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Pituitary

, Volume 8, Issue 2, pp 139–146 | Cite as

Lymphoma Metastasizing to the Pituitary: An Unusual Presentation of a Treatable Disease

  • C Megan Ogilvie
  • Sarah Payne
  • Jane Evanson
  • T Andrew Lister
  • Ashley B GrossmanEmail author
Article

Abstract

Lymphoma involving the pituitary gland is particularly rare. We present two cases of patients with pituitary lymphoma, both of whom were symptomatic from pituitary dysfunction. The first patient demonstrated pituitary involvement on imaging, with mild biochemical diabetes insipidus but clear hypoadrenalism. Both adrenals were grossly enlarged on CT scanning and biopsy of one of the adrenal masses confirmed the diagnosis of diffuse large B cell lymphoma. The second patient presented with clinical diabetes insipidus but with no obvious abnormalities on pituitary imaging. CT scanning of abdomen and pelvis, however, revealed widespread lymphadenopathy. Lymph node biopsy revealed a T cell-rich B cell lymphoma.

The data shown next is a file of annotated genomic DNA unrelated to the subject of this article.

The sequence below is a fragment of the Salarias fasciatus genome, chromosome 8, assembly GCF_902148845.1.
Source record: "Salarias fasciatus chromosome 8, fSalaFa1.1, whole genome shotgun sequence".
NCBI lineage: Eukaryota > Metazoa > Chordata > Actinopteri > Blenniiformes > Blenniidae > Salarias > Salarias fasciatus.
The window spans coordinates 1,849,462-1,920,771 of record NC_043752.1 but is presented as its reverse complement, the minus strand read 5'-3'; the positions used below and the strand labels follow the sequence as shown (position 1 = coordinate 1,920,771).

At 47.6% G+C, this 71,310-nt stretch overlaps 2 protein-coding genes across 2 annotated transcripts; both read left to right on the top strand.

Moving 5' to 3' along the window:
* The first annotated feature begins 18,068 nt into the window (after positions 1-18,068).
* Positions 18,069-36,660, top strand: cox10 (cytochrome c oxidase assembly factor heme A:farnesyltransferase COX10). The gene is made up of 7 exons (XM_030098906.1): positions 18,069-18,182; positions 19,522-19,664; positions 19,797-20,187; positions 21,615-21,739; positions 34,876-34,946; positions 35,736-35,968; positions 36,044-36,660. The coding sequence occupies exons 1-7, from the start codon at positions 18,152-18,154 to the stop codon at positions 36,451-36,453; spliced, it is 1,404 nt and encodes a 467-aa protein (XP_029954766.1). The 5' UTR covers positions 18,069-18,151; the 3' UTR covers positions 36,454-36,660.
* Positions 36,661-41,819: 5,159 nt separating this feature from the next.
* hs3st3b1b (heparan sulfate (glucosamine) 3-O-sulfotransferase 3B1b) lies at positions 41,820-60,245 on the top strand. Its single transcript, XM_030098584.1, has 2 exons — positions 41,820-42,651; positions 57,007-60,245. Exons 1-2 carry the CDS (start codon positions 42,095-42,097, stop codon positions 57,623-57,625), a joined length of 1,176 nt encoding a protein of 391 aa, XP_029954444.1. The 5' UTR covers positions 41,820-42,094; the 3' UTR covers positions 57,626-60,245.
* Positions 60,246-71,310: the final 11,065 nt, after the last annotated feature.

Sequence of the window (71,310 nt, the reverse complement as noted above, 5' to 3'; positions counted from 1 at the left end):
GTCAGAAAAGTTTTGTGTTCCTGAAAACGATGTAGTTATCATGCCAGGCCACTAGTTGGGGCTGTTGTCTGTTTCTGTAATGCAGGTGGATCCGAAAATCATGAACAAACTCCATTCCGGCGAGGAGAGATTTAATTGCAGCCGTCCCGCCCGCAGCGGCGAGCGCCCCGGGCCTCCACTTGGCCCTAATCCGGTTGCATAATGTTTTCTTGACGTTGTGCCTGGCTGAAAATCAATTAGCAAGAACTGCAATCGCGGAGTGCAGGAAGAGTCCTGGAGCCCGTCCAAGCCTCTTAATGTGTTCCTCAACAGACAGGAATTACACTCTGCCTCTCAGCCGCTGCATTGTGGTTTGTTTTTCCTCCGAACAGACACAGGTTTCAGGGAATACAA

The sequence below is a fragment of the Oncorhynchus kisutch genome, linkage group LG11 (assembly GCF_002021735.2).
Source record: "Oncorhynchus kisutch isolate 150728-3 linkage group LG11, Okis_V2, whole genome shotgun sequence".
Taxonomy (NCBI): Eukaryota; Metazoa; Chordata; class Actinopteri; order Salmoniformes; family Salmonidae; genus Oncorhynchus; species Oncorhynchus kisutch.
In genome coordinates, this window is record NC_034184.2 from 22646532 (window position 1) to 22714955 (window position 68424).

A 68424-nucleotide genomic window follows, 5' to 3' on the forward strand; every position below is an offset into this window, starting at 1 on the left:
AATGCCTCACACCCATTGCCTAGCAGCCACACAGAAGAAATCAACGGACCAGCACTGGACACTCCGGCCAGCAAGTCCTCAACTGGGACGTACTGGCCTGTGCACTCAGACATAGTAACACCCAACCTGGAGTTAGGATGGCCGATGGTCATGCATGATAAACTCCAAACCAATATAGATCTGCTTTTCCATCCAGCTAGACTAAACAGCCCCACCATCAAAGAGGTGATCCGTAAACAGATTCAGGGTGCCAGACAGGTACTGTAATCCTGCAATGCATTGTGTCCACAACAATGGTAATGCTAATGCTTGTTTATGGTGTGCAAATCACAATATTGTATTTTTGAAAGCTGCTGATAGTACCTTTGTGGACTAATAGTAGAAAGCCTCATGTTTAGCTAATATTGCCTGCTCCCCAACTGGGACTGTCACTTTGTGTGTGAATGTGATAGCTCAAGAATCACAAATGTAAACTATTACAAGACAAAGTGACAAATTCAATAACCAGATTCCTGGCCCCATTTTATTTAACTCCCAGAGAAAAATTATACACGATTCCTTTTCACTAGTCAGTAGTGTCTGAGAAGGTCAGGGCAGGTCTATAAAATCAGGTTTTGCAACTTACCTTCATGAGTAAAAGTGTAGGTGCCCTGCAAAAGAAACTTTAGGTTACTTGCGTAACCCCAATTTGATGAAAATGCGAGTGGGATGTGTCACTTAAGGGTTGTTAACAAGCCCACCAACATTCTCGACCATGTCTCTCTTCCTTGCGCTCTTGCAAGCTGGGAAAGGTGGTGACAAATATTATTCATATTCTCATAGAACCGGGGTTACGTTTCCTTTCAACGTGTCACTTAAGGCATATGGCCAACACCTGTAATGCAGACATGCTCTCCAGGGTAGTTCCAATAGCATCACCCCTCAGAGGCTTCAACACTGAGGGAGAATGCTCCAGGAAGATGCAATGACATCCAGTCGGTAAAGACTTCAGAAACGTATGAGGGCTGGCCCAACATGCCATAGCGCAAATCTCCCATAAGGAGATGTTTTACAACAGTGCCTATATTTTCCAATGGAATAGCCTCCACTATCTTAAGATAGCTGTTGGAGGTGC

Review of the English-language literature of all published cases of pituitary lymphoma in the presence of generalised disease in immunocompetent patients revealed 13 cases. Most patients had large B cell non-Hodgkin's lymphoma. Involvement of the anterior lobe of the pituitary was more frequently seen than in patients developing pituitary metastases from solid tumour primaries. Patients with advanced lymphoma including the pituitary also appear to have a better prognosis than patients presenting with pituitary metastases. This is an important diagnosis to make as rapidly as possible to allow the early institution of effective therapy.

Key words

lymphoma pituitary adrenal 

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Copyright information

© Springer Science + Business Media, Inc. 2005

Authors and Affiliations

  • C Megan Ogilvie
    • 1
  • Sarah Payne
    • 1
  • Jane Evanson
    • 1
  • T Andrew Lister
    • 1
  • Ashley B Grossman
    • 1
    Email author
  1. 1.Department of Endocrinology (C.M.O., A.B.G.), Division of Haemato-Oncology and CRUK Medical Oncology Unit (S.P.,T.A.L.) and Department of Radiology (J.E.)St. Bartholomew's HospitalLondonUK

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